Thursday’s passage of the Central City in Motion plan will be remembered as a crucial moment in Portland’s history. I was sitting in the back of council chambers on Thursday with Ryan Hashagen from Better Block and during the testimony we both reflected on the passage of the Portland Bicycle Master Plan eight years ago.
In 2010, I was fresh out of college and having given up on finding a job had started interning at PBOT. On the day of the passage I wore a shirt with a bicycle and the words “revolutionary” under it, which a PBOT employee told me to change for fear of setting the wrong optics. His concern reflected how anxious PBOT was about the plan and what council would say about it.
After the 5-0 vote it was like someone had won the lottery. The mood throughout the office was elated. You couldn’t walk down the hall without a high five. The Bicycle Master Plan was important not just for the policy it created but how it raised the morale of the many people working within PBOT to achieve that same goal.
The passage of the Central City in Motion plan feels just as good — and it comes with the emergence of a new champion for transportation reform.
The long halls of Portland’s bureaucracy can be isolating and complex. Bureaucracy does not embrace change. That is why it is so important to have elected officials in city government who are advocates for change. On Thursday, Commissioner Chloe Eudaly very clearly said that we need to change how our streets are designed so more people can walk, take transit, and ride a bike.
In her remarks before the vote, Commissioner Eudaly thanked walking and cycling advocates before giving the most eloquent, truthful, forceful, and thoughtful speeches on transportation I have ever heard.
“For too long we have only been addressing one end of the spectrum, which are car drivers, while neglecting the other end. So if it seems like we are dedicating a lot of resources to bicycle and pedestrian infrastructure, we are, and it is completely warranted.”
She went on illuminating the history of our cities,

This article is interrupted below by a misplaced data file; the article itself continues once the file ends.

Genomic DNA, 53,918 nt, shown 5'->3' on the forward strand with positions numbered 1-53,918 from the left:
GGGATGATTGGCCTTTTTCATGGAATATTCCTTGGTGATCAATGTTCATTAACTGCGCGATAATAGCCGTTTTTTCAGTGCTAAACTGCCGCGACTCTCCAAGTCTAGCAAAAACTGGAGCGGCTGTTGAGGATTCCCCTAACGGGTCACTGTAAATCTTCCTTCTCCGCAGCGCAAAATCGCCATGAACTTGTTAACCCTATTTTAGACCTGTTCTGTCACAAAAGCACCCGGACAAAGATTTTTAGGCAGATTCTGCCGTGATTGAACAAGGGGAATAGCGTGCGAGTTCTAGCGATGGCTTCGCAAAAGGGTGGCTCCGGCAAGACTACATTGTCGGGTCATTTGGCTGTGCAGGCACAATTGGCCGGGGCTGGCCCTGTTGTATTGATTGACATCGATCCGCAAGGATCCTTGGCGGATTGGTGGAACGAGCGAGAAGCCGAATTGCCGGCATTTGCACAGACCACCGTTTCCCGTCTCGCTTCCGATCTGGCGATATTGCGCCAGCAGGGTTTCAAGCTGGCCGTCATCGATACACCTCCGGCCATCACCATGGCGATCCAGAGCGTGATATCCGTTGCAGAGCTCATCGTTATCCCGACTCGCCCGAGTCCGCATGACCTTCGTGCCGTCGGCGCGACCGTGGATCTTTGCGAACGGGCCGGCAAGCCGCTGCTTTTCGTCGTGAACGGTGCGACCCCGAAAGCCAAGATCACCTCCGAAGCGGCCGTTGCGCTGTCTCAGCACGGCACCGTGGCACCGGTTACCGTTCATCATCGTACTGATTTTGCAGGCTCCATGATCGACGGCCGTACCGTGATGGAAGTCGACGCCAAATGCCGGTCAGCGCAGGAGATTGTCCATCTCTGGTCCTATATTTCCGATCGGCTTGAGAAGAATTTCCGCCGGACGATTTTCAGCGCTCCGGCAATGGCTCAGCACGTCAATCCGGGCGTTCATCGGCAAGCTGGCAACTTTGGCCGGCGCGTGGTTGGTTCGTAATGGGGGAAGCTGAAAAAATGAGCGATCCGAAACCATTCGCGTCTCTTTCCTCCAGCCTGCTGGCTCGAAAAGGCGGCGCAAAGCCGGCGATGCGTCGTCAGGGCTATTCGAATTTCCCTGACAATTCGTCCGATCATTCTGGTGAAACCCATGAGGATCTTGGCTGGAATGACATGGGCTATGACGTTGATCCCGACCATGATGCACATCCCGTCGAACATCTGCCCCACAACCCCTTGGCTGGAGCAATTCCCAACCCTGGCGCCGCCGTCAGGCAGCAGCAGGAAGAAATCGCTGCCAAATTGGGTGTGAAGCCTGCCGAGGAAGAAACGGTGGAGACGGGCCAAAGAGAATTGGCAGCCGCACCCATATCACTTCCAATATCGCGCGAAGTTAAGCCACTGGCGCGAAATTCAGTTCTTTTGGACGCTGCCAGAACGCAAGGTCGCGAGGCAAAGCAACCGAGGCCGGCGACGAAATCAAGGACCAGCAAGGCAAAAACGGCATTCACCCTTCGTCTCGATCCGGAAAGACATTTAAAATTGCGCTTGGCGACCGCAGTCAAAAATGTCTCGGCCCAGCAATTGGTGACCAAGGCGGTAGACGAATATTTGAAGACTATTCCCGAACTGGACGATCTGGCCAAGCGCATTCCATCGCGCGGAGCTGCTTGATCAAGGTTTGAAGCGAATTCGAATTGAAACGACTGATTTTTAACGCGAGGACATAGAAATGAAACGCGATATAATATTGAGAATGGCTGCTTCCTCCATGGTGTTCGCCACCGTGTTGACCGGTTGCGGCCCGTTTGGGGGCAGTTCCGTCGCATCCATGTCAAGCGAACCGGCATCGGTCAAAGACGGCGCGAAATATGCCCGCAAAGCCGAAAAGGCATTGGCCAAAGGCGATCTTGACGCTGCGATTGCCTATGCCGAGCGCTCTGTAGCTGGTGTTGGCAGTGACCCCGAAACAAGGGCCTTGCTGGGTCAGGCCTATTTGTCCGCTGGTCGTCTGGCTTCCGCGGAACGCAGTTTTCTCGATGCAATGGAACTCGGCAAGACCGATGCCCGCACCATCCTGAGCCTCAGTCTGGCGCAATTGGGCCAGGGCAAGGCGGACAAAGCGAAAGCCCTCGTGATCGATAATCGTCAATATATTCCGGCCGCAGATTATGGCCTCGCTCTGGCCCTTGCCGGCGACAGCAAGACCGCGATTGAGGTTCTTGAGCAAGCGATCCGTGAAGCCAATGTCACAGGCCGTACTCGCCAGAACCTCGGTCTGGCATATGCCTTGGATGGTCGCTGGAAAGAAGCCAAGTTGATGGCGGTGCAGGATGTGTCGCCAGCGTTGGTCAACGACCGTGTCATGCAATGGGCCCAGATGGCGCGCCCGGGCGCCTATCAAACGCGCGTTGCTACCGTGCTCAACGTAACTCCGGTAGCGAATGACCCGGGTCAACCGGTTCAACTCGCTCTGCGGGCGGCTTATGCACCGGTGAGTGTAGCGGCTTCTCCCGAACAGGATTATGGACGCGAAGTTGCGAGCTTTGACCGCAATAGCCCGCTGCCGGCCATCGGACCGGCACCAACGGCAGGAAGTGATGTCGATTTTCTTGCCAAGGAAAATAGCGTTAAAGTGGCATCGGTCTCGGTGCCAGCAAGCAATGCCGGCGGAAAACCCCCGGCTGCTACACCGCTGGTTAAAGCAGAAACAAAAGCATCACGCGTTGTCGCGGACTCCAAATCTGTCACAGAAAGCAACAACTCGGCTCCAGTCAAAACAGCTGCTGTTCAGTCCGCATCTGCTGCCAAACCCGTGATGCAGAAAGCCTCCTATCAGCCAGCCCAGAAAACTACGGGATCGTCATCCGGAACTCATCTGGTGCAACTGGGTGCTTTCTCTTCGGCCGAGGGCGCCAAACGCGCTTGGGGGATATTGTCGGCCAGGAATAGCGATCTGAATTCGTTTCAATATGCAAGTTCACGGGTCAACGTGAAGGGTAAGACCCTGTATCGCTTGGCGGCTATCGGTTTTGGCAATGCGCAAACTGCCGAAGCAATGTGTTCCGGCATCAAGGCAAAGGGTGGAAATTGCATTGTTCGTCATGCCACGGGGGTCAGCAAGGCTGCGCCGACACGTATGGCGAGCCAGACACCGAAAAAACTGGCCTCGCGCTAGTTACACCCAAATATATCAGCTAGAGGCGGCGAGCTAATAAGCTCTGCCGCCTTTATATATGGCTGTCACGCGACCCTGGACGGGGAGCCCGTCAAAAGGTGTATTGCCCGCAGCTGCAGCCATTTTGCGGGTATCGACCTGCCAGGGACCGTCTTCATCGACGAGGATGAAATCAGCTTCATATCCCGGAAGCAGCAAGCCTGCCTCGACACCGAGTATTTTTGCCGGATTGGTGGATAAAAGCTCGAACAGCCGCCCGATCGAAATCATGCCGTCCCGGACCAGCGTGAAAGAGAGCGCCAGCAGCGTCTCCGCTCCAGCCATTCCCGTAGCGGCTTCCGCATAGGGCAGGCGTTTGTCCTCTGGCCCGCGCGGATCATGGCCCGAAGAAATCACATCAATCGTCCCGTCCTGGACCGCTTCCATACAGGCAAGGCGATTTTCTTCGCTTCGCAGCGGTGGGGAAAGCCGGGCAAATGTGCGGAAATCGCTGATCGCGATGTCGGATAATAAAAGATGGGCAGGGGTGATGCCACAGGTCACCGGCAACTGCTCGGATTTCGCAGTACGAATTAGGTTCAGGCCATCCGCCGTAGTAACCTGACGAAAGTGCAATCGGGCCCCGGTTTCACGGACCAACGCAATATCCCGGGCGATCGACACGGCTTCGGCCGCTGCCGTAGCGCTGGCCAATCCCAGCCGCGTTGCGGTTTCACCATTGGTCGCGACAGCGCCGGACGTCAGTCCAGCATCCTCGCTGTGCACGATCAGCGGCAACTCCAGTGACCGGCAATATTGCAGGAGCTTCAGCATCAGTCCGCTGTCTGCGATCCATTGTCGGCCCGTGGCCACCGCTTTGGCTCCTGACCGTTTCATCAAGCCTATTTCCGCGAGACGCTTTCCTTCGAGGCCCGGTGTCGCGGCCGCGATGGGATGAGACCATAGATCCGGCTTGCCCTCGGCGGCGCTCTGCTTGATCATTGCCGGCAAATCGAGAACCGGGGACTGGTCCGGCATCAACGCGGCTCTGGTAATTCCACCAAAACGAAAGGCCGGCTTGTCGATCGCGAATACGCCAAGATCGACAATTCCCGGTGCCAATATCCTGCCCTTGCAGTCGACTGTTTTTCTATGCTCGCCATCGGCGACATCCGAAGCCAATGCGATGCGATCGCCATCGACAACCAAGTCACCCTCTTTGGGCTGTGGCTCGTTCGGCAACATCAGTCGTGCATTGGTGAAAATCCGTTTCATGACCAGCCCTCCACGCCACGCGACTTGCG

“It’s only been about a 100 years since streets were thought of as strictly conduits for cars. But for a millennia before the invention of the combustible engine streets were used for a variety of uses and by many different users.”
If that wasn’t enough I nearly fell out of my seat in excitement when she started talking about critical mass. She quoted the “We are the streets” motto and ended my saying her motto towards single occupancy drivers who complain about congestion is, “you are the congestion”.
She closed by saying how it is imperative for climate change, public health and safety, equity, and collective quality of life that we make improvements for biking and walking.
Since the passage of the Bicycle Master Plan, Portland has been waiting for a leader to embrace the goals and values in that plan. If Commissioner Eudaly continues the tone she set on Thursday she will be remembered as one of Portland’s greatest public servants. If anything I feel PBOT has failed to sell the Central City in Motion plan. Once all these projects are built it will fundamentally change how people think about getting around in the central city.
Thank you for your leadership Commissioner Eudaly. Portland’s transportation advocates heard you last week and we are ready to spend our time and passion to turn the vision you laid out into reality. And to the PBOT employees sitting in your cubicle: Get to work, we finally have a commissioner who is ready to lead.
— Kiel Johnson @go_by_bike on Twitter
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The post Guest opinion: Central City in Motion passage a historic moment for Portland appeared first on BikePortland.org.